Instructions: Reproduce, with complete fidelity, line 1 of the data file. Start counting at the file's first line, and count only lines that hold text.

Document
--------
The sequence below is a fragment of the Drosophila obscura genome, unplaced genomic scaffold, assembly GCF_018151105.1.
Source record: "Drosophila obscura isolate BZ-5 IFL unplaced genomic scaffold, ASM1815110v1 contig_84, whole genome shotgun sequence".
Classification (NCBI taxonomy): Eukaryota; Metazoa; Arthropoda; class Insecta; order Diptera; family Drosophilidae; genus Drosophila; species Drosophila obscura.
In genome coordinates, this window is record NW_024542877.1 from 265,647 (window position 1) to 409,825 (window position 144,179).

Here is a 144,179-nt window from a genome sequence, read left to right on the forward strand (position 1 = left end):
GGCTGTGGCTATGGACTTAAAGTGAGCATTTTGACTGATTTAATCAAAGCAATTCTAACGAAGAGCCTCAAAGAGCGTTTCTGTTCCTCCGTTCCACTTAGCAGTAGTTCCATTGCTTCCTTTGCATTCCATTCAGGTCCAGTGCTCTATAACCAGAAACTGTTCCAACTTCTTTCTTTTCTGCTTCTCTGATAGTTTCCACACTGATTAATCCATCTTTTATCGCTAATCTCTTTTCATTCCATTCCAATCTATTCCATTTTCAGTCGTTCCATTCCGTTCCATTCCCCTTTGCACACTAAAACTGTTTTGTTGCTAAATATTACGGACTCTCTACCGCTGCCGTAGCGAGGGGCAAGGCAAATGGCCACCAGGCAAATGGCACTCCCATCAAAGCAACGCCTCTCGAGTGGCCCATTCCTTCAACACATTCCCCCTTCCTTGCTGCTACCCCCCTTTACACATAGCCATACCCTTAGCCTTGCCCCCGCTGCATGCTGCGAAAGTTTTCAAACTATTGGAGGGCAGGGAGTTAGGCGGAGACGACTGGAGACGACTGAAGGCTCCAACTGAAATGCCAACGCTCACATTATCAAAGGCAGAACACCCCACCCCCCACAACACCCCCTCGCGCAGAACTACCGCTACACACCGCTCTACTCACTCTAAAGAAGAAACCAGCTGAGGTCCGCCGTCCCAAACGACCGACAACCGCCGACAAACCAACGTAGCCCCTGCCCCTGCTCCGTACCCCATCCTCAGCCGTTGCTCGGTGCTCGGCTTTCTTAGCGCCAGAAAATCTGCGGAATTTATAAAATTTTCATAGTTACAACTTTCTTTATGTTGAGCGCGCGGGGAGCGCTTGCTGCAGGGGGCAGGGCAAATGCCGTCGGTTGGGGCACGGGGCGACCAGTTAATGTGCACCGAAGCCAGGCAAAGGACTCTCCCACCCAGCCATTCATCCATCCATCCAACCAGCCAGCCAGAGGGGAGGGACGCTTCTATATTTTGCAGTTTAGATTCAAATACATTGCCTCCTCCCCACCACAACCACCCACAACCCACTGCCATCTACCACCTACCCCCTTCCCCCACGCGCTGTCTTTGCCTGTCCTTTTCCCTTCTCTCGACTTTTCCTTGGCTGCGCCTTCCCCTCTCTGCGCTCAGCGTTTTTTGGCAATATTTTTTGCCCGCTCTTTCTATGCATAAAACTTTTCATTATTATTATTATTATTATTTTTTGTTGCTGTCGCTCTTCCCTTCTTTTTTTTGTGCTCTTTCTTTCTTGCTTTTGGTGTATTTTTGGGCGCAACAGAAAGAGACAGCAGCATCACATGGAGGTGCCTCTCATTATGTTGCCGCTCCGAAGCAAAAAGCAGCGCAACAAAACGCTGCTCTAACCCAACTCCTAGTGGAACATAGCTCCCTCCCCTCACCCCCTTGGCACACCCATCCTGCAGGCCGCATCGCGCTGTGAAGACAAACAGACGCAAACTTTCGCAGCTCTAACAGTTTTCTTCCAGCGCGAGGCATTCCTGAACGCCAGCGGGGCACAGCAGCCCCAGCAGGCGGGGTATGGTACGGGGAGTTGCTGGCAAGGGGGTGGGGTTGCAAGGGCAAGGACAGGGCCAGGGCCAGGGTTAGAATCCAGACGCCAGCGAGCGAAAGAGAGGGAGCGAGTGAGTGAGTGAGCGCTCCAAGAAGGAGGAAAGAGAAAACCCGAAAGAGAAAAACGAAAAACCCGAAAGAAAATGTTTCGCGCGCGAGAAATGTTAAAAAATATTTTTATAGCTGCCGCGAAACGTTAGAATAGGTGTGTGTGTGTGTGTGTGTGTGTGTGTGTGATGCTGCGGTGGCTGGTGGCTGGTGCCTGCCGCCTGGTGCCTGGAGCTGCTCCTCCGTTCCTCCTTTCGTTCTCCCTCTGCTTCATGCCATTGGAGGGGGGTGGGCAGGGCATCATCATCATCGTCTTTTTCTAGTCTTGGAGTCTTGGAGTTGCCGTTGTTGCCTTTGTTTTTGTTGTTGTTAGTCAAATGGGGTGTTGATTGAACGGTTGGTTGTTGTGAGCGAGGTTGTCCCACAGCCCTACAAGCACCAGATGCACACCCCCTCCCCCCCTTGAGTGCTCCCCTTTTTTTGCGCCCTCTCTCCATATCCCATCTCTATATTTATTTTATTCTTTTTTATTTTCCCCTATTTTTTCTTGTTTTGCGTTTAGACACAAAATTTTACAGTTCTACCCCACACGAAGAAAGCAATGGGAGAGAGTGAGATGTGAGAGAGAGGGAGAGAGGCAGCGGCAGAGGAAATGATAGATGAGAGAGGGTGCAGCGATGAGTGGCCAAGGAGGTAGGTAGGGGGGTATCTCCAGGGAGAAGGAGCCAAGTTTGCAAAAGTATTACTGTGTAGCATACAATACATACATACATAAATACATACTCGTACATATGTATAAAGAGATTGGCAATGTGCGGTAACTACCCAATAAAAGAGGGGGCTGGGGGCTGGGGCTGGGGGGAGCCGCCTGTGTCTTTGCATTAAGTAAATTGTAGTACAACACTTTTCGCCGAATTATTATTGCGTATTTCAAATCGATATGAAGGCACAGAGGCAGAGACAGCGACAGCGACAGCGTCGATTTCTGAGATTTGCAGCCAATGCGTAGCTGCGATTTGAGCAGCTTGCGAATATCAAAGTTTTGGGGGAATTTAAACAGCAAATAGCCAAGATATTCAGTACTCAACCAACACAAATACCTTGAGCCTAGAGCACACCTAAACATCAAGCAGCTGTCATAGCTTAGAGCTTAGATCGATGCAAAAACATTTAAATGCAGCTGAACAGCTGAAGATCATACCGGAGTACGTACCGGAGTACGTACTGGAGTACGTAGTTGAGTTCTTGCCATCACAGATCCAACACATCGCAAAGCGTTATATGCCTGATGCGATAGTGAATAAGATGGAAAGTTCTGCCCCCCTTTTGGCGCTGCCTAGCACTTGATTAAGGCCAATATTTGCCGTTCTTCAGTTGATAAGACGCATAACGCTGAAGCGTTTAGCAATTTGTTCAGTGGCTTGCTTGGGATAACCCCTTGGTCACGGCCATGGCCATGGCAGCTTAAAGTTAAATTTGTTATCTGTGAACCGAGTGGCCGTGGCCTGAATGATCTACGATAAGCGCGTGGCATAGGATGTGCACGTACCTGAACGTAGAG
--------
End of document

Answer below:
The sequence below is a fragment of the Drosophila obscura genome, unplaced genomic scaffold, assembly GCF_018151105.1.